The lack of a collective body of knowledge of IT standards in health care contributes to the difficulty of health providers developing systems that can easily share clinical information electronically.
To address this Holy Grail of IT health standards, the National Alliance for Health Information Technology said Wednesday it has created an online directory listing and summarizing more than 450 mandatory and voluntary standards. The directory will include links to more than 100 organizations whose working groups developed the standards.
The index helps get information about the various health-care standards "more streamlined," says Ron Piechowski, the alliance's program manager, standards. Goals of the directory include highlighting duplication of standards that address the same issues, as well as identifying gaps in standards, he says.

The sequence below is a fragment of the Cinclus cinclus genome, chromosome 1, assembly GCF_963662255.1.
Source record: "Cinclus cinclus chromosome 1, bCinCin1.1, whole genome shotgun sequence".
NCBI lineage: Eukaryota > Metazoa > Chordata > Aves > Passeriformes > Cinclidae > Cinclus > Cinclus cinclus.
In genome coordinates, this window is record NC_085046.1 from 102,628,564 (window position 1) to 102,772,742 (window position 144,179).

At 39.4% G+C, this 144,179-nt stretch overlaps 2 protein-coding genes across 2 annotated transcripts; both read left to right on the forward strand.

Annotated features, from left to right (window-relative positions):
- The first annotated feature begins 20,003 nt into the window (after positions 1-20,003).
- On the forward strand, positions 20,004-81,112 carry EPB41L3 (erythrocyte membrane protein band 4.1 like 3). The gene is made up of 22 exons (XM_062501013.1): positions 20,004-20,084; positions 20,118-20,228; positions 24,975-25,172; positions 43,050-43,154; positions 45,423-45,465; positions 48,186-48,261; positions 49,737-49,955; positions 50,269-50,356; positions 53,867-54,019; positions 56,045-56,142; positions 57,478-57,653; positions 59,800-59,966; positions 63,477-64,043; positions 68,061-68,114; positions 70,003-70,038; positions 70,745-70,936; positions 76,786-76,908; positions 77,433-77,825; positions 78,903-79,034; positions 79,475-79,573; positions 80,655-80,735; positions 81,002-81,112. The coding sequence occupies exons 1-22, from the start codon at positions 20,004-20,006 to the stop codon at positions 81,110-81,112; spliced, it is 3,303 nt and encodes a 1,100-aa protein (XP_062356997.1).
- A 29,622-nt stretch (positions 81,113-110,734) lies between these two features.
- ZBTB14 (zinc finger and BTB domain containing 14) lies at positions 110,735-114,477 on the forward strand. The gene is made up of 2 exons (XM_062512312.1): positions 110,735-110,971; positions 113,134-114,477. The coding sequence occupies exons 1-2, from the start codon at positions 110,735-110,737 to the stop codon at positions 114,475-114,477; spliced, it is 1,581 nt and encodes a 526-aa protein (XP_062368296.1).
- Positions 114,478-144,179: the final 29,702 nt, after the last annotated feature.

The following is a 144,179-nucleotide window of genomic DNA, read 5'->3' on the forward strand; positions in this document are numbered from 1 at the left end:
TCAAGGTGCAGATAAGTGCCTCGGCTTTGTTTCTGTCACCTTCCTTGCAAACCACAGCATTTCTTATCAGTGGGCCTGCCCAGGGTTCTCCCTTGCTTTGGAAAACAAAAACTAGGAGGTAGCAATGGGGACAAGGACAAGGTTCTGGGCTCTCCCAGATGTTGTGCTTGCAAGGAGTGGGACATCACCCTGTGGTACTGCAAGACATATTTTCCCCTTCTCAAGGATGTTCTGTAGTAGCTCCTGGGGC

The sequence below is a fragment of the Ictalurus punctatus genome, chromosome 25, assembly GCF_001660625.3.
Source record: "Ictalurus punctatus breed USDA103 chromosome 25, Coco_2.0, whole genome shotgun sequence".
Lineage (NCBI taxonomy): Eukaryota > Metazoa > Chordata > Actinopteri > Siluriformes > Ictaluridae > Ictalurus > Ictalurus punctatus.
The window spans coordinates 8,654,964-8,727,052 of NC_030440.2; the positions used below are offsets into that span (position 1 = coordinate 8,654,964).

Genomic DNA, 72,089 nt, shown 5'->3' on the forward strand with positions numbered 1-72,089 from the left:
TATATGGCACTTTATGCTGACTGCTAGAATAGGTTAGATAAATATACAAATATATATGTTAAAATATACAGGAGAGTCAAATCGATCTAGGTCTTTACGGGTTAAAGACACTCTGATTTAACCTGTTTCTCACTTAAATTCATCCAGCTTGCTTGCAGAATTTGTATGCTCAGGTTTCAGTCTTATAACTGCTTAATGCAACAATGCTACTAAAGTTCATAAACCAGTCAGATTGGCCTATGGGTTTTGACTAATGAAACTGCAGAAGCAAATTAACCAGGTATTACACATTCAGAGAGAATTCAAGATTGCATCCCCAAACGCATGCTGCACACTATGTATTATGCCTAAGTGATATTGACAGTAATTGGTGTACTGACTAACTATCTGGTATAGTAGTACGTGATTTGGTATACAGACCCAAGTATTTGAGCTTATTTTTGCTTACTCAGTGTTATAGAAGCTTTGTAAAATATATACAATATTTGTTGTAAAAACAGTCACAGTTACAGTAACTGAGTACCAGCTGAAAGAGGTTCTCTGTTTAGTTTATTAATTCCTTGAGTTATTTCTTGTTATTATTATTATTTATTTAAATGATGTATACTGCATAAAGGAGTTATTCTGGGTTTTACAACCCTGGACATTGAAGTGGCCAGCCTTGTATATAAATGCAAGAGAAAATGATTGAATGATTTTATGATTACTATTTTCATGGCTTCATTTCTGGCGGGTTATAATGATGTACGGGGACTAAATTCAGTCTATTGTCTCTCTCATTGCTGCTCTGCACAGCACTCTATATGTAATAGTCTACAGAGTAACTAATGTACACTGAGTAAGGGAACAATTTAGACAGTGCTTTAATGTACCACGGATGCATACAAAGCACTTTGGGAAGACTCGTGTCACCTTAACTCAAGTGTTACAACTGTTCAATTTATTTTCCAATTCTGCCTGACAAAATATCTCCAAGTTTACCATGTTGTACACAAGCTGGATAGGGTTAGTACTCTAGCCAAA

An example of the standards featured in the directory is Dicom, a specification for the electronic transmission of digital images such as X-rays, he says.
The directory is available now to alliance members. Beginning in June the online database of standards will be available to anyone, free of charge, Piechowski says.
Alliance members include technology and health-care providers. The alliance collaborates with government and industry leaders to find ways to implement standards-based IT to improve patient safety and quality of care.